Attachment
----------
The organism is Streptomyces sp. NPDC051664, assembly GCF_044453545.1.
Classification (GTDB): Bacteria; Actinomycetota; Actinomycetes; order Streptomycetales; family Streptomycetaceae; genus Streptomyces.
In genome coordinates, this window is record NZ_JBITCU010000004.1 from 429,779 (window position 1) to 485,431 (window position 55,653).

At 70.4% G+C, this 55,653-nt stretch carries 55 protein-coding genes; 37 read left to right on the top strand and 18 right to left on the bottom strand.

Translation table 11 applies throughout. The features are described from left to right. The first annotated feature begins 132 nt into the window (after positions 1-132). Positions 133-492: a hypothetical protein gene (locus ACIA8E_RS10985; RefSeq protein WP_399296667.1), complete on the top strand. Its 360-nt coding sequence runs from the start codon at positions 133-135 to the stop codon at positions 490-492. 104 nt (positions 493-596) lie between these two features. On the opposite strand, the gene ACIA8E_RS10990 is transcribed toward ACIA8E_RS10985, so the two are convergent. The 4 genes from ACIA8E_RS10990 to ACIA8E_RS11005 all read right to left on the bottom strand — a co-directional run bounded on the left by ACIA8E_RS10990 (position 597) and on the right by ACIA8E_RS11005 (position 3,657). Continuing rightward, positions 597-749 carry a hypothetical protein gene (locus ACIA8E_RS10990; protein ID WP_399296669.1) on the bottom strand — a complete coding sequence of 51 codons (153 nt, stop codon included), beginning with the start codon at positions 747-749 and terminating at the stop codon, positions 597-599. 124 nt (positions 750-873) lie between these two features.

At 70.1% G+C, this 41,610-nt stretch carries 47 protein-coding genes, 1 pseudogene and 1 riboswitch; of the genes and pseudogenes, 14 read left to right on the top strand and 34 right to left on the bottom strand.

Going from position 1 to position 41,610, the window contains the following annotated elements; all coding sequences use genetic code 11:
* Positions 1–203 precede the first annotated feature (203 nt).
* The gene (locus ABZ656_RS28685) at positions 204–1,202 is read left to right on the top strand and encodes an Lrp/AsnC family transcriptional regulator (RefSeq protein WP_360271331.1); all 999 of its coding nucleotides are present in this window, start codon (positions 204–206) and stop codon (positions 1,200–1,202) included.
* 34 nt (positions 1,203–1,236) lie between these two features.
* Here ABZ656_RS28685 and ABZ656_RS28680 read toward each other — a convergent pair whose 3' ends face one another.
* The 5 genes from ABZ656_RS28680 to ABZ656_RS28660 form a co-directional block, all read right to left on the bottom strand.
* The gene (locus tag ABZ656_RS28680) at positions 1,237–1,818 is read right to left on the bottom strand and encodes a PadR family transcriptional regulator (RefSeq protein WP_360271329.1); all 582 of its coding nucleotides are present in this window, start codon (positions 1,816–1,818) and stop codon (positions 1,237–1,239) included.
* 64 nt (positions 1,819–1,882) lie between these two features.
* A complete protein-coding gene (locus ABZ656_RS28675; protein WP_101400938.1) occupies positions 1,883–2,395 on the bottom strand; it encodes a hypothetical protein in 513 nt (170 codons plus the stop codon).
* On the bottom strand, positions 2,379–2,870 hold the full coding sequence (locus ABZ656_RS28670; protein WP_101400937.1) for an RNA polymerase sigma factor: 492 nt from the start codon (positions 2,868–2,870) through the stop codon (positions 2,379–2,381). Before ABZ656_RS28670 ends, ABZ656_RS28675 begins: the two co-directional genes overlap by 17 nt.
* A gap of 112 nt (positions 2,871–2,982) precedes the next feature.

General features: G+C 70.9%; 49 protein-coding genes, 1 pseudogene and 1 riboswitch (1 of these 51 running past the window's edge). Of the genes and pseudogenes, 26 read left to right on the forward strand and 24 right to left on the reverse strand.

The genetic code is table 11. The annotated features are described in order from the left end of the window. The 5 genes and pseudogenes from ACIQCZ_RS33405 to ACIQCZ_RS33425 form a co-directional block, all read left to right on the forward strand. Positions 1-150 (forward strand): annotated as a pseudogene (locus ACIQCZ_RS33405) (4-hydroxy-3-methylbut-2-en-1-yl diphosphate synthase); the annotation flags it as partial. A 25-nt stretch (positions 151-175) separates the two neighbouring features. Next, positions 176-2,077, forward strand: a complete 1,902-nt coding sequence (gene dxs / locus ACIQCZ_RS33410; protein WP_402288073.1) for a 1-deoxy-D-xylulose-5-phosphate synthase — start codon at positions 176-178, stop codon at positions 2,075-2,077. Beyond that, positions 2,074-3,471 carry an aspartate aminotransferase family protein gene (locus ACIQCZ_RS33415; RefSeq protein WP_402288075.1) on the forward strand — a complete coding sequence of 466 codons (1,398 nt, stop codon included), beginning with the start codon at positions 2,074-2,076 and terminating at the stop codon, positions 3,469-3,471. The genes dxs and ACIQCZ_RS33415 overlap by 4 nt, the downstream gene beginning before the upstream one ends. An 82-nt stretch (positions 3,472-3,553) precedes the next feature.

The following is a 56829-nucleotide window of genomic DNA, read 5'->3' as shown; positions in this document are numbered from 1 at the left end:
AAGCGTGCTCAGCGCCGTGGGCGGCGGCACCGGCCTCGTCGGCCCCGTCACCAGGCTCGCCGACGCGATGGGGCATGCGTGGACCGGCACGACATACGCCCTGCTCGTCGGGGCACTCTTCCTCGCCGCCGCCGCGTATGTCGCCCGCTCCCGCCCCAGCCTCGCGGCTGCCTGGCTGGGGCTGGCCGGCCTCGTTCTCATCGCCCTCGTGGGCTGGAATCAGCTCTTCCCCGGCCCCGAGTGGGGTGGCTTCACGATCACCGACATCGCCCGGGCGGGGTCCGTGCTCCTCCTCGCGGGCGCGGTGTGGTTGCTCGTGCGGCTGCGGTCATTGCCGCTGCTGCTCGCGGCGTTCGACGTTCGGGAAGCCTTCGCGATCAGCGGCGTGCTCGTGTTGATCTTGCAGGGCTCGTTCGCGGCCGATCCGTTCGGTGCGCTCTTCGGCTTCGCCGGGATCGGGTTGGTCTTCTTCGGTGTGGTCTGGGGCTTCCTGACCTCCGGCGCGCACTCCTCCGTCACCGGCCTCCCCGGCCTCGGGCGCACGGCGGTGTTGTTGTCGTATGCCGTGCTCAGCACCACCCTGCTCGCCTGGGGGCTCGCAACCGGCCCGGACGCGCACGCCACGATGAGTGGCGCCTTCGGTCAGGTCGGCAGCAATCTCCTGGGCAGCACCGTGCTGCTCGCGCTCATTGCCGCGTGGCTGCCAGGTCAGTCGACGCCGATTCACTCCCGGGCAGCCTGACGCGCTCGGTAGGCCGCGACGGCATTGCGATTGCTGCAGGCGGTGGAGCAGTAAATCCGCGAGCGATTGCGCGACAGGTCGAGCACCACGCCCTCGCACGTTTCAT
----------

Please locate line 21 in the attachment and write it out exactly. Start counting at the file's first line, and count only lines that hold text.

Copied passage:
AAGCGTGCTCAGCGCCGTGGGCGGCGGCACCGGCCTCGTCGGCCCCGTCACCAGGCTCGCCGACGCGATGGGGCATGCGTGGACCGGCACGACATACGCCCTGCTCGTCGGGGCACTCTTCCTCGCCGCCGCCGCGTATGTCGCCCGCTCCCGCCCCAGCCTCGCGGCTGCCTGGCTGGGGCTGGCCGGCCTCGTTCTCATCGCCCTCGTGGGCTGGAATCAGCTCTTCCCCGGCCCCGAGTGGGGTGGCTTCACGATCACCGACATCGCCCGGGCGGGGTCCGTGCTCCTCCTCGCGGGCGCGGTGTGGTTGCTCGTGCGGCTGCGGTCATTGCCGCTGCTGCTCGCGGCGTTCGACGTTCGGGAAGCCTTCGCGATCAGCGGCGTGCTCGTGTTGATCTTGCAGGGCTCGTTCGCGGCCGATCCGTTCGGTGCGCTCTTCGGCTTCGCCGGGATCGGGTTGGTCTTCTTCGGTGTGGTCTGGGGCTTCCTGACCTCCGGCGCGCACTCCTCCGTCACCGGCCTCCCCGGCCTCGGGCGCACGGCGGTGTTGTTGTCGTATGCCGTGCTCAGCACCACCCTGCTCGCCTGGGGGCTCGCAACCGGCCCGGACGCGCACGCCACGATGAGTGGCGCCTTCGGTCAGGTCGGCAGCAATCTCCTGGGCAGCACCGTGCTGCTCGCGCTCATTGCCGCGTGGCTGCCAGGTCAGTCGACGCCGATTCACTCCCGGGCAGCCTGACGCGCTCGGTAGGCCGCGACGGCATTGCGATTGCTGCAGGCGGTGGAGCAGTAAATCCGCGAGCGATTGCGCGACAGGTCGAGCACCACGCCCTCGCACGTTTCAT